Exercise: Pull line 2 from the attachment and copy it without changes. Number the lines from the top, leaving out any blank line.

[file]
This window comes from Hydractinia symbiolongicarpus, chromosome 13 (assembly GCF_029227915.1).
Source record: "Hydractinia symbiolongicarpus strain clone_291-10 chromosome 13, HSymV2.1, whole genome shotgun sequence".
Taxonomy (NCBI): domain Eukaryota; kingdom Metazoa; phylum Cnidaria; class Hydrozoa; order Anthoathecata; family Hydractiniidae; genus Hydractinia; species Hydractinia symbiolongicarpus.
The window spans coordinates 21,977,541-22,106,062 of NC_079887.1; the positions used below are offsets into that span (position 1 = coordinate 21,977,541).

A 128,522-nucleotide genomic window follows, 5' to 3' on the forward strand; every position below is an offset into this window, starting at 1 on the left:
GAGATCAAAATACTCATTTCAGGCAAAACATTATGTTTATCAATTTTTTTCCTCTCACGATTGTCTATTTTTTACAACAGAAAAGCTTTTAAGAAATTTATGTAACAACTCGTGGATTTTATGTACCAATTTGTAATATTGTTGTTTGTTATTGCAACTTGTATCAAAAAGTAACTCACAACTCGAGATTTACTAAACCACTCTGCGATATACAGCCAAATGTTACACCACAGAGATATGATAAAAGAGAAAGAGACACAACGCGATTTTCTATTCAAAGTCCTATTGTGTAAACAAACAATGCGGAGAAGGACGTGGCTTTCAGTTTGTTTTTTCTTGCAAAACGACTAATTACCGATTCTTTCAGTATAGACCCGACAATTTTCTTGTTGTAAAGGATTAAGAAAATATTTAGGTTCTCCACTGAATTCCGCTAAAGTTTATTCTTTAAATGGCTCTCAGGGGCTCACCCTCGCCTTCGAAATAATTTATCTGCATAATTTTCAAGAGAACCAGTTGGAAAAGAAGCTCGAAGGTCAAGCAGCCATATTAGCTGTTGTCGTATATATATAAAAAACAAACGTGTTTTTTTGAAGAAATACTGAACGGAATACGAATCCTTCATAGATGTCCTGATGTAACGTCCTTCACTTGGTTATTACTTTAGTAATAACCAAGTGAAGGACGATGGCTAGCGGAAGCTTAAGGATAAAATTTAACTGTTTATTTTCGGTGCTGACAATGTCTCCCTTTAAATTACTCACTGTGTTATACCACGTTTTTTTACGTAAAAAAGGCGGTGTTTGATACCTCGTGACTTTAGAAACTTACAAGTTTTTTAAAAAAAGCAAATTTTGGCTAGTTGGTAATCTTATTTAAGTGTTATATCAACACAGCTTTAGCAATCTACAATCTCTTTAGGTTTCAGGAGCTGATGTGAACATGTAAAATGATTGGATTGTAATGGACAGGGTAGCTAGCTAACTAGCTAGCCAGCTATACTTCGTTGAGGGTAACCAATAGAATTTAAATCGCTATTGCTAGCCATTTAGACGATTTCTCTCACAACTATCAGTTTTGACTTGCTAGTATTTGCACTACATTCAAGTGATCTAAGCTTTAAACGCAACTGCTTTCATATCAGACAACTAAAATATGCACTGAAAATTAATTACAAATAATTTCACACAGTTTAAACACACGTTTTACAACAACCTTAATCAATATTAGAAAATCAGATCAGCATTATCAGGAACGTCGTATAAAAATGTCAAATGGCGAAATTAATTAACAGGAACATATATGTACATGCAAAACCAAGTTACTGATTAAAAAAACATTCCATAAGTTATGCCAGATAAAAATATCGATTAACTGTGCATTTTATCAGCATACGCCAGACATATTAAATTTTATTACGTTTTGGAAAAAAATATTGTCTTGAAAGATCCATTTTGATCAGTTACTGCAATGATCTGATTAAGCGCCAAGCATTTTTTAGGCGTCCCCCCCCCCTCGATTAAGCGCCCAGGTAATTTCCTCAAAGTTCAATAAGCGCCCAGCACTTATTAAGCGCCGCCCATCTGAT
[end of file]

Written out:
Source record: "Hydractinia symbiolongicarpus strain clone_291-10 chromosome 13, HSymV2.1, whole genome shotgun sequence".